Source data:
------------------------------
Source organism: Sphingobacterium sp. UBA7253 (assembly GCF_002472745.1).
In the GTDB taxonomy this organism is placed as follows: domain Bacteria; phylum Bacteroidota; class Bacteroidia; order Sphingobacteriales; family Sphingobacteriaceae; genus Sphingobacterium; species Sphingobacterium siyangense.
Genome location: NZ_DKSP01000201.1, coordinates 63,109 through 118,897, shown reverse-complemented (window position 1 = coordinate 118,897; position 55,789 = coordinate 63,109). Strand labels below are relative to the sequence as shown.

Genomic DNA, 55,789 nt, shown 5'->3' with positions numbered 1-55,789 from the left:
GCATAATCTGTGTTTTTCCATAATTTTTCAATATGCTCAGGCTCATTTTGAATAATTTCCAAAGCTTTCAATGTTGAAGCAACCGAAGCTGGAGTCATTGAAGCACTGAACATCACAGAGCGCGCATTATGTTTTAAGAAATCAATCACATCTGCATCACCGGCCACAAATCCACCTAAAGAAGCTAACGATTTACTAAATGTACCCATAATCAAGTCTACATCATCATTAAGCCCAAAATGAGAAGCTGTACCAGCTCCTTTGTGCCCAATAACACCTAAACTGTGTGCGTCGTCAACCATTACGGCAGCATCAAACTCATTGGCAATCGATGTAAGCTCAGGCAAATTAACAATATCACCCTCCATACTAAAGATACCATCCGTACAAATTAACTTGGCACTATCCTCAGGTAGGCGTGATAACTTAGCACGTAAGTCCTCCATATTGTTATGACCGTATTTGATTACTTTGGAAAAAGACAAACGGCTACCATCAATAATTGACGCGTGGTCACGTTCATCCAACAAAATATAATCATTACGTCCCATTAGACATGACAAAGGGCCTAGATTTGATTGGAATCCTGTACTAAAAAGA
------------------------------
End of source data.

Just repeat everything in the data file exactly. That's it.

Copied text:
Source organism: Sphingobacterium sp. UBA7253 (assembly GCF_002472745.1).
In the GTDB taxonomy this organism is placed as follows: domain Bacteria; phylum Bacteroidota; class Bacteroidia; order Sphingobacteriales; family Sphingobacteriaceae; genus Sphingobacterium; species Sphingobacterium siyangense.
Genome location: NZ_DKSP01000201.1, coordinates 63,109 through 118,897, shown reverse-complemented (window position 1 = coordinate 118,897; position 55,789 = coordinate 63,109). Strand labels below are relative to the sequence as shown.

Genomic DNA, 55,789 nt, shown 5'->3' with positions numbered 1-55,789 from the left:
GCATAATCTGTGTTTTTCCATAATTTTTCAATATGCTCAGGCTCATTTTGAATAATTTCCAAAGCTTTCAATGTTGAAGCAACCGAAGCTGGAGTCATTGAAGCACTGAACATCACAGAGCGCGCATTATGTTTTAAGAAATCAATCACATCTGCATCACCGGCCACAAATCCACCTAAAGAAGCTAACGATTTACTAAATGTACCCATAATCAAGTCTACATCATCATTAAGCCCAAAATGAGAAGCTGTACCAGCTCCTTTGTGCCCAATAACACCTAAACTGTGTGCGTCGTCAACCATTACGGCAGCATCAAACTCATTGGCAATCGATGTAAGCTCAGGCAAATTAACAATATCACCCTCCATACTAAAGATACCATCCGTACAAATTAACTTGGCACTATCCTCAGGTAGGCGTGATAACTTAGCACGTAAGTCCTCCATATTGTTATGACCGTATTTGATTACTTTGGAAAAAGACAAACGGCTACCATCAATAATTGACGCGTGGTCACGTTCATCCAACAAAATATAATCATTACGTCCCATTAGACATGACAAAGGGCCTAGATTTGATTGGAATCCTGTACTAAAAAGA